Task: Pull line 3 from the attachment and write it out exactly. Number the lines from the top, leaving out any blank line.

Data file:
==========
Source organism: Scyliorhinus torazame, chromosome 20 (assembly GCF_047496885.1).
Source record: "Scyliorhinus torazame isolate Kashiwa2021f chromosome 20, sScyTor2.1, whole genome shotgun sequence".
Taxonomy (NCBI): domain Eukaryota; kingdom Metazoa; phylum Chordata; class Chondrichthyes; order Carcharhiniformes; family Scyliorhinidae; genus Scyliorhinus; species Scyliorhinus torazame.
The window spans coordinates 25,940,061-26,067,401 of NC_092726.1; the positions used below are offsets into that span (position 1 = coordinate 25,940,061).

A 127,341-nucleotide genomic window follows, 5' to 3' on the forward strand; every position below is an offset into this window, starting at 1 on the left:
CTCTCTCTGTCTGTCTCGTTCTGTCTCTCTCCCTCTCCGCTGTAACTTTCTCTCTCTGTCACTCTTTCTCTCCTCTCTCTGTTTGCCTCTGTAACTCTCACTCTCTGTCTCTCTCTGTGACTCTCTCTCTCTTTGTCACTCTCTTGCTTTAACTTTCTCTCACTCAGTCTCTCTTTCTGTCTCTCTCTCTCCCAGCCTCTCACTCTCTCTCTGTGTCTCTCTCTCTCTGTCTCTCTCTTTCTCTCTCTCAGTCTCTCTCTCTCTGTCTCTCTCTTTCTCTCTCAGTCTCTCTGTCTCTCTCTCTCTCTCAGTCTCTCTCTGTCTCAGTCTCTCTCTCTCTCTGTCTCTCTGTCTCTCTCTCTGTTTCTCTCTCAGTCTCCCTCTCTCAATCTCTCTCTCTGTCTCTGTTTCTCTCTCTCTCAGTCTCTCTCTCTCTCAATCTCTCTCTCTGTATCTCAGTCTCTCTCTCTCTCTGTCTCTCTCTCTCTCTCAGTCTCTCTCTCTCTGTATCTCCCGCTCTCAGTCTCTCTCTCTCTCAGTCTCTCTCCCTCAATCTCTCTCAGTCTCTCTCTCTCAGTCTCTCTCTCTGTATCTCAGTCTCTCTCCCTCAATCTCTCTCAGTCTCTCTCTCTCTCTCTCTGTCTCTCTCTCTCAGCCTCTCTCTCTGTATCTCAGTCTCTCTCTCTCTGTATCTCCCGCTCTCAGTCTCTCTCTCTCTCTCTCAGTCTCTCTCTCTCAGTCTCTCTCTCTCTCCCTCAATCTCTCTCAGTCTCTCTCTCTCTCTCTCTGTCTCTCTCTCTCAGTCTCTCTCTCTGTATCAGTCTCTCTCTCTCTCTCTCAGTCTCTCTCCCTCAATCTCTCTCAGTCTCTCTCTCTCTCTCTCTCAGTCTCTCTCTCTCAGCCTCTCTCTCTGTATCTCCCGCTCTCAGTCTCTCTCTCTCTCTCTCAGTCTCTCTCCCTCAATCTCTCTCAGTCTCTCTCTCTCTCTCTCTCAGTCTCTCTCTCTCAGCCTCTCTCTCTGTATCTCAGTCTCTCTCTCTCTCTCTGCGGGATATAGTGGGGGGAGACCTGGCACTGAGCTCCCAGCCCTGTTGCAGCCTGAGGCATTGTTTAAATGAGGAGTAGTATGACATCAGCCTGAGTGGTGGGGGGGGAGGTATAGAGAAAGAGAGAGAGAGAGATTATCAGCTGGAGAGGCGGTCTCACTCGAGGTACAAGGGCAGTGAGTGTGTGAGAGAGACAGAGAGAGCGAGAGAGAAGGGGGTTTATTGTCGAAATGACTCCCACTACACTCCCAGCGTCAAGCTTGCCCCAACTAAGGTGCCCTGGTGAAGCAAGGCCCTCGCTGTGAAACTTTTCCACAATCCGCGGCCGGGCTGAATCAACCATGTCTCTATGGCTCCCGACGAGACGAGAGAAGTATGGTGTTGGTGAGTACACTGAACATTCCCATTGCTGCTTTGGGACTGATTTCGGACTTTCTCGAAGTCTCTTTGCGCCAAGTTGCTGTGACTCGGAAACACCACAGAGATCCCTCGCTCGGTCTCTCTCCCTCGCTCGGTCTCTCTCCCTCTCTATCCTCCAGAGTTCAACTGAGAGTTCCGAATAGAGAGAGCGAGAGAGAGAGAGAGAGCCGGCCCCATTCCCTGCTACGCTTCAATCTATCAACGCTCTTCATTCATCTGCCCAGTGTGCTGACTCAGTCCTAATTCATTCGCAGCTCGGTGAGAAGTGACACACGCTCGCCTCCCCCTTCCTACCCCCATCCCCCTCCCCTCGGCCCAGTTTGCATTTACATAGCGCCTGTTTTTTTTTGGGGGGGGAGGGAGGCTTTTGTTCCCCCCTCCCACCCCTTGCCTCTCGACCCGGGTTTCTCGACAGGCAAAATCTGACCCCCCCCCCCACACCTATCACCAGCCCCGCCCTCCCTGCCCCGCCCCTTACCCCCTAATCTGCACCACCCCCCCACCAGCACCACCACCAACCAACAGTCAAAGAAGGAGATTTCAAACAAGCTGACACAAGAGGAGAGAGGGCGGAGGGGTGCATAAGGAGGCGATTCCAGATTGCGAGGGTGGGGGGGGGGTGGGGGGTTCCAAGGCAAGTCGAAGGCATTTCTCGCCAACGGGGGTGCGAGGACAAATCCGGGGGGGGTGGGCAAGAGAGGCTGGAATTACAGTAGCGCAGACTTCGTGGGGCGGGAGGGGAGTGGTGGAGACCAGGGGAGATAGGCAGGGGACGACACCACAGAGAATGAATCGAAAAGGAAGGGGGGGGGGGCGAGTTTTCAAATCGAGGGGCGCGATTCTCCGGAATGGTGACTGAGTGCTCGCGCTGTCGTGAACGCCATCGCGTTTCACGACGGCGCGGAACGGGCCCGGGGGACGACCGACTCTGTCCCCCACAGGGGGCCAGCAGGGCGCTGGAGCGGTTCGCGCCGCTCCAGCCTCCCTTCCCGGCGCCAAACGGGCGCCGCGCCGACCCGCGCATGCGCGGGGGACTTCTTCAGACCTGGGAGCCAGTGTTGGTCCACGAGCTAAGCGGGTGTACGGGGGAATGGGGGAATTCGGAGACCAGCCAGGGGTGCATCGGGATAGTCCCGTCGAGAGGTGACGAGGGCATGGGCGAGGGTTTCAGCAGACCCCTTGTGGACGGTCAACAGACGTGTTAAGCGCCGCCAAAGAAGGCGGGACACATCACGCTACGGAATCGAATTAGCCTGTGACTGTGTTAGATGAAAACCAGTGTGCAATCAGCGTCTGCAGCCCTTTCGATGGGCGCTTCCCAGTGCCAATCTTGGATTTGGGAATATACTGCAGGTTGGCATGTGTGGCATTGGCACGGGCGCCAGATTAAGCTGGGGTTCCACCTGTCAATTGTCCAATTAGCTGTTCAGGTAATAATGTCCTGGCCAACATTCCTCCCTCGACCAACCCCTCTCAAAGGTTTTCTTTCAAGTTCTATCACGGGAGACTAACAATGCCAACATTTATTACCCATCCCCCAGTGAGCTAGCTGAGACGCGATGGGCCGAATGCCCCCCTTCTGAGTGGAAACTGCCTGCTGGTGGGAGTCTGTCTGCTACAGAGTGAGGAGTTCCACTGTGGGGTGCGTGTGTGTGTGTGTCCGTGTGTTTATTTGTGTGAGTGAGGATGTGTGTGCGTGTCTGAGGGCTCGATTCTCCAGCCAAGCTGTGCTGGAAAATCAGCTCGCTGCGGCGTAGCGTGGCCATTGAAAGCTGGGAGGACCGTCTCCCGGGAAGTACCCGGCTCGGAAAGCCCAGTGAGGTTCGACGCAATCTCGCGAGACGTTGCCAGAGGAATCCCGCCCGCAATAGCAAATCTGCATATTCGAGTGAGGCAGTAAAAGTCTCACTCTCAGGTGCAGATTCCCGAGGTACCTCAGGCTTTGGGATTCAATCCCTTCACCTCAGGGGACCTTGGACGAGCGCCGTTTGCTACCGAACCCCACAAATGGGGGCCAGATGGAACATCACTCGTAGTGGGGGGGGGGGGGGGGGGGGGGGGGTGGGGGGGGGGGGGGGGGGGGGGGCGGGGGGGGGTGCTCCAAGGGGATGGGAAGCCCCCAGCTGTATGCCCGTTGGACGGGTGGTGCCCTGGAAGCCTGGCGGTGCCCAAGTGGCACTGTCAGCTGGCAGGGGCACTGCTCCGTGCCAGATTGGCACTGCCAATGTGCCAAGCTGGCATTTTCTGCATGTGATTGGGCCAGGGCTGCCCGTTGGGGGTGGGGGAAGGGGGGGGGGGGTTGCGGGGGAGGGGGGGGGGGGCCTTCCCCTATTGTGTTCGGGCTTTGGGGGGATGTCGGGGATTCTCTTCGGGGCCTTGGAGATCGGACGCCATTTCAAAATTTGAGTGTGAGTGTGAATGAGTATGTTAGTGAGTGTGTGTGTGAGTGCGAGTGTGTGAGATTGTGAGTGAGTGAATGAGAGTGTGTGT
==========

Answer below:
Taxonomy (NCBI): domain Eukaryota; kingdom Metazoa; phylum Chordata; class Chondrichthyes; order Carcharhiniformes; family Scyliorhinidae; genus Scyliorhinus; species Scyliorhinus torazame.